I feel that there was no choice left. The legal fees alone can bankrupt a business easily. And trying to maintain that specialized a retail operation in the midst of this ongoing oligarchy buyout would have been fruitless and perhaps even more destructive to the present owners?

Alex said...

As an art student, it's sad to see any art store closing down. I do have to say though that Lee's has always been tremendously overpriced compared to every other store, and the customer service is the worst I've ever experienced at an art store in NYC. Best of luck to them and I'll be checking the sales.

jp whitenova said...

terrible Ai Friedman is the only true art supply store left

aspicco said...

NY Central at 62 3rd Ave

Former employee said...

Wonderful to read how the closing of Lee's is saddening to all of you who bought a pen once. 70 families depended on Lee's for their livelihood. Not a word about them. You whiners are as the same as the developers and oligarchs only interested in how this effects you.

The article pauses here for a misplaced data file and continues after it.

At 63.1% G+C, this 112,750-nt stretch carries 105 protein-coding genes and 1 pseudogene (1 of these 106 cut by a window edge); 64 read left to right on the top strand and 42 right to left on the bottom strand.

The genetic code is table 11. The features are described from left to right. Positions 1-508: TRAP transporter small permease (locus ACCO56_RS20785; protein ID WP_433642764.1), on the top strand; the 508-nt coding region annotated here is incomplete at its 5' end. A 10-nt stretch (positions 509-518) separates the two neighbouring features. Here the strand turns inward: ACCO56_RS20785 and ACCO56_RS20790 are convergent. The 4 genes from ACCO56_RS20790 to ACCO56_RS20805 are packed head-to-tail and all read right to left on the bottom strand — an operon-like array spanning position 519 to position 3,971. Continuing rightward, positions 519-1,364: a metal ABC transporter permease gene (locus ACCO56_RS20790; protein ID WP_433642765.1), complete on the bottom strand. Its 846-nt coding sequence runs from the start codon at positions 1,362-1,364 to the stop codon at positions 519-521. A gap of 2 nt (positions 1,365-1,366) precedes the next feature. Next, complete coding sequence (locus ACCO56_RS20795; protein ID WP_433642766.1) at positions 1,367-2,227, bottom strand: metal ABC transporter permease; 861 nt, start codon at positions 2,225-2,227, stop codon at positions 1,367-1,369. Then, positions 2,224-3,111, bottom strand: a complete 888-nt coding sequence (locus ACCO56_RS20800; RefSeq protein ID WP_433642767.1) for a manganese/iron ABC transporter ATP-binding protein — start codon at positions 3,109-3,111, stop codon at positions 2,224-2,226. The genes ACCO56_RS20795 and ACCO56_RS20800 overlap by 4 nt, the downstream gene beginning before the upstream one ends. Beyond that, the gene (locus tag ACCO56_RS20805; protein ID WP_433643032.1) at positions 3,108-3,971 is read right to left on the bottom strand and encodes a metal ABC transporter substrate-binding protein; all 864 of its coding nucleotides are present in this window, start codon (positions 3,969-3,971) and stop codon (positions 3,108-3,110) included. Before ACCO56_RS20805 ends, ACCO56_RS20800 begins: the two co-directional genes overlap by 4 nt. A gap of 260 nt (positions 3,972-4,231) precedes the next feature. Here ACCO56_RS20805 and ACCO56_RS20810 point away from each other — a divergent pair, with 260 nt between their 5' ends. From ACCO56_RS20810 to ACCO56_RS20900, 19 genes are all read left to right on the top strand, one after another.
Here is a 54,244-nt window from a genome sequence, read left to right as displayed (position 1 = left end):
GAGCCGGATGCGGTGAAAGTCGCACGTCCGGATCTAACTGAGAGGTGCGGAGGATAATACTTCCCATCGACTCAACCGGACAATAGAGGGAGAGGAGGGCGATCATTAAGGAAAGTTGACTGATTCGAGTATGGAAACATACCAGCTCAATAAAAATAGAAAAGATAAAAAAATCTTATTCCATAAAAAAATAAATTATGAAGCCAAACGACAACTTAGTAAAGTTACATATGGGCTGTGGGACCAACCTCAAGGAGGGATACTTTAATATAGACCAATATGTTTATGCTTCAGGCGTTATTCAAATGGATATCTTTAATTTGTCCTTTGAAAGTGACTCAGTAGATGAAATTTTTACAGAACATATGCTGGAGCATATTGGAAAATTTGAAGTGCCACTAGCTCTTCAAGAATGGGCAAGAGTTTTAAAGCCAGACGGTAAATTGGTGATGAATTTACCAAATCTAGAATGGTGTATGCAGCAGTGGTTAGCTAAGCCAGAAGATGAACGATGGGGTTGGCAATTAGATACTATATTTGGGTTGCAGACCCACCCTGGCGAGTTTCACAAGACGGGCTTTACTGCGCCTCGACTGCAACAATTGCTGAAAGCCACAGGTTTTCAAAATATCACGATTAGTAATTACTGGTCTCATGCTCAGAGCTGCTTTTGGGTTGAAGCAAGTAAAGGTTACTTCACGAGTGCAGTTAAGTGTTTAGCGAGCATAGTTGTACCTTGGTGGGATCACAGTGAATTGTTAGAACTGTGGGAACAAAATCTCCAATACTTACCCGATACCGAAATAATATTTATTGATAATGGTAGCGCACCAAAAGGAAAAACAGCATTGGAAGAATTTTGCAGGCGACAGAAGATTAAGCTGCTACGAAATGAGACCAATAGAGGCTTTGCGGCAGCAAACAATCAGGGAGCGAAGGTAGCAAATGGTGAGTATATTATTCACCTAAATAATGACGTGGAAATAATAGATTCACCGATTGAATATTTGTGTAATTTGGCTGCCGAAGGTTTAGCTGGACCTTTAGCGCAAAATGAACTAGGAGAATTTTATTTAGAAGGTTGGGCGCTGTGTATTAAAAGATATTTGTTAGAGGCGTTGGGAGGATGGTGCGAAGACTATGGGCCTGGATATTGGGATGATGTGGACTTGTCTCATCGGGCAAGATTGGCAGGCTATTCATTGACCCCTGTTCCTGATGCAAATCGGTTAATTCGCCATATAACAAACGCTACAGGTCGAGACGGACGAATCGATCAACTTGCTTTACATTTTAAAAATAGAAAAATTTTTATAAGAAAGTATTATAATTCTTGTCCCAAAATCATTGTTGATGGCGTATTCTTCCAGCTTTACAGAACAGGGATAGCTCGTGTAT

authentic NYer said...

Former employee-I wrote in an earlier post how I felt the developer could have left a couple of floors for the store to continue on.

olympiasepiriot said...

First time in weeks I've had a chance to read this blog and there is so much bad news.

This is amazing. That store is huge, with tons of employees, selling on-line as well, shipping everywhere, still has drafting supplies -- which are still useful. Every time I'm in there, it is busy, no matter the hour or season.

Hell.

I can't believe the owners of Lees owned the building and then sold it AND didn't think this was going to be the result.

Damn.

Jane A. Gordon said...

Although I live in the neighborhood, I was sadly surprised today to walk by and learn that Lee's is closing. It's a stable in the neighborhood. I do stop by for supplies and always enjoy wandering through the store. The store has almost nothing left, and the remaining staff seem shocked. No one was able to tell me why the building was sold. One wonders if the owners were losing money and this was inevitable, or if they just decided to sell for the windfall. If it's the latter, it makes me wonder about all the people who work at Lee's, and if they were well cared for in the closing. So many questions. Does anyone know the back story here?

Amy Harding said...

I was in several times in my 2 yrs living in nyc and I always saw MANY people browsing, but not a ton of people actually buying. Perhaps high prices, who knows. Anyway, very sad day indeed.